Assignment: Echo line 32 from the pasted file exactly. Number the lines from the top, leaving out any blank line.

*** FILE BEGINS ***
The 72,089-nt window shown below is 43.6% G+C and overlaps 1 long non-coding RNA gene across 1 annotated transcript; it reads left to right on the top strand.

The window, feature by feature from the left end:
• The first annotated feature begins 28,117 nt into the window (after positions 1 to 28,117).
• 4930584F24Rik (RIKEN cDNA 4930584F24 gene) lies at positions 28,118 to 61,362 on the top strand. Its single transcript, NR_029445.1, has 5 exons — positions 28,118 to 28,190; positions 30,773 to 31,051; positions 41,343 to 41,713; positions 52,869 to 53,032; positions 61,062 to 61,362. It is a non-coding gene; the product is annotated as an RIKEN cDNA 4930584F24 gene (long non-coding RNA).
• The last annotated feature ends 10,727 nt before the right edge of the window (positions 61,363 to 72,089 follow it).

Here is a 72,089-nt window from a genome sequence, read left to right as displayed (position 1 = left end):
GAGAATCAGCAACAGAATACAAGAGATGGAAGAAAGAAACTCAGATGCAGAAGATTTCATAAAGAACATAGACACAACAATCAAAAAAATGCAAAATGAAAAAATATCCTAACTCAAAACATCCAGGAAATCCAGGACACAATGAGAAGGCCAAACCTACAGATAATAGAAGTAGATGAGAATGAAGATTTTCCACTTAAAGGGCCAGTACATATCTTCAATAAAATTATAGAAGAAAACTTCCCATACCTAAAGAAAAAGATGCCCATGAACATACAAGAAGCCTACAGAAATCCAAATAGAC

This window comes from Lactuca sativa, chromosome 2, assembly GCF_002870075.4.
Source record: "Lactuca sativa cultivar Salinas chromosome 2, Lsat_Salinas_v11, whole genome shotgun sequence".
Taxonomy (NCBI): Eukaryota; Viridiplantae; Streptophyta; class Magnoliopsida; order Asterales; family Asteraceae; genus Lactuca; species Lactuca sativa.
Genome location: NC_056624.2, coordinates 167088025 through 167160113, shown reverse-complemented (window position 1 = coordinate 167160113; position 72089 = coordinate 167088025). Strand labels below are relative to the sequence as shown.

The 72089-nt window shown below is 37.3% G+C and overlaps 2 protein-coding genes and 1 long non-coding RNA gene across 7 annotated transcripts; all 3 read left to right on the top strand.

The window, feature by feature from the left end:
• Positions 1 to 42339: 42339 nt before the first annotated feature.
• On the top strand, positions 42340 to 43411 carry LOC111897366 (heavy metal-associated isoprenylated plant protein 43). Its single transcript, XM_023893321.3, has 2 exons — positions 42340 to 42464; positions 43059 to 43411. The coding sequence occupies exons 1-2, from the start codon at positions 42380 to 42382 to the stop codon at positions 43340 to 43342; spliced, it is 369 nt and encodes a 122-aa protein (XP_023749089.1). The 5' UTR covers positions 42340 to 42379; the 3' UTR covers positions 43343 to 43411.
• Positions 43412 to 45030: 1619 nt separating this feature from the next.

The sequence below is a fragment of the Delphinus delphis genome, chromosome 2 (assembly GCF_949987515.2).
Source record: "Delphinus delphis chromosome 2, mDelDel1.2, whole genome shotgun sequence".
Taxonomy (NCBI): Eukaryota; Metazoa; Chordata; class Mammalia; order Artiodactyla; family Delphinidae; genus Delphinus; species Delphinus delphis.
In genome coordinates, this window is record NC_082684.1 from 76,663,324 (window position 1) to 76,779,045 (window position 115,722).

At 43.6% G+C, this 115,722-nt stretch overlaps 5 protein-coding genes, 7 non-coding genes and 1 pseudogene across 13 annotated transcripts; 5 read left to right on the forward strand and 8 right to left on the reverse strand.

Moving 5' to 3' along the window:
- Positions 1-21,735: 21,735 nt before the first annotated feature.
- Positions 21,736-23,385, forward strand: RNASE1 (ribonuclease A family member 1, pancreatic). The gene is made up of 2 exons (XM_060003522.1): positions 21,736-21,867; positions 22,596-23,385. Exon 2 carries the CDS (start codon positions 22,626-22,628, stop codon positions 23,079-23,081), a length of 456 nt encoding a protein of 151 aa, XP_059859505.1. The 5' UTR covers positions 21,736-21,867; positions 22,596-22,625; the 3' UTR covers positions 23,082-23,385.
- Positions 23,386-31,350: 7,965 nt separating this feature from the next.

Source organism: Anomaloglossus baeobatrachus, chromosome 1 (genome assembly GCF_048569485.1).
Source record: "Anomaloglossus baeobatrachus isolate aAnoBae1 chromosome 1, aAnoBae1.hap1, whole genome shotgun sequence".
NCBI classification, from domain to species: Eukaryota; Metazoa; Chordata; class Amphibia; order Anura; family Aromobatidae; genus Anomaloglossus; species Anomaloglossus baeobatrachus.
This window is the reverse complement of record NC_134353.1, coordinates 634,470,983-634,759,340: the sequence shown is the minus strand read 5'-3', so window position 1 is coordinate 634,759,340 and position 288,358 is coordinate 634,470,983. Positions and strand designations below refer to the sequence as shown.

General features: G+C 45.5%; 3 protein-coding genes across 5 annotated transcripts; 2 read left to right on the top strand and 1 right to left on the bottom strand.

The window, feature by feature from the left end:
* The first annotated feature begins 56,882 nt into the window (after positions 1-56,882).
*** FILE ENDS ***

* The first annotated feature begins 56,882 nt into the window (after positions 1-56,882).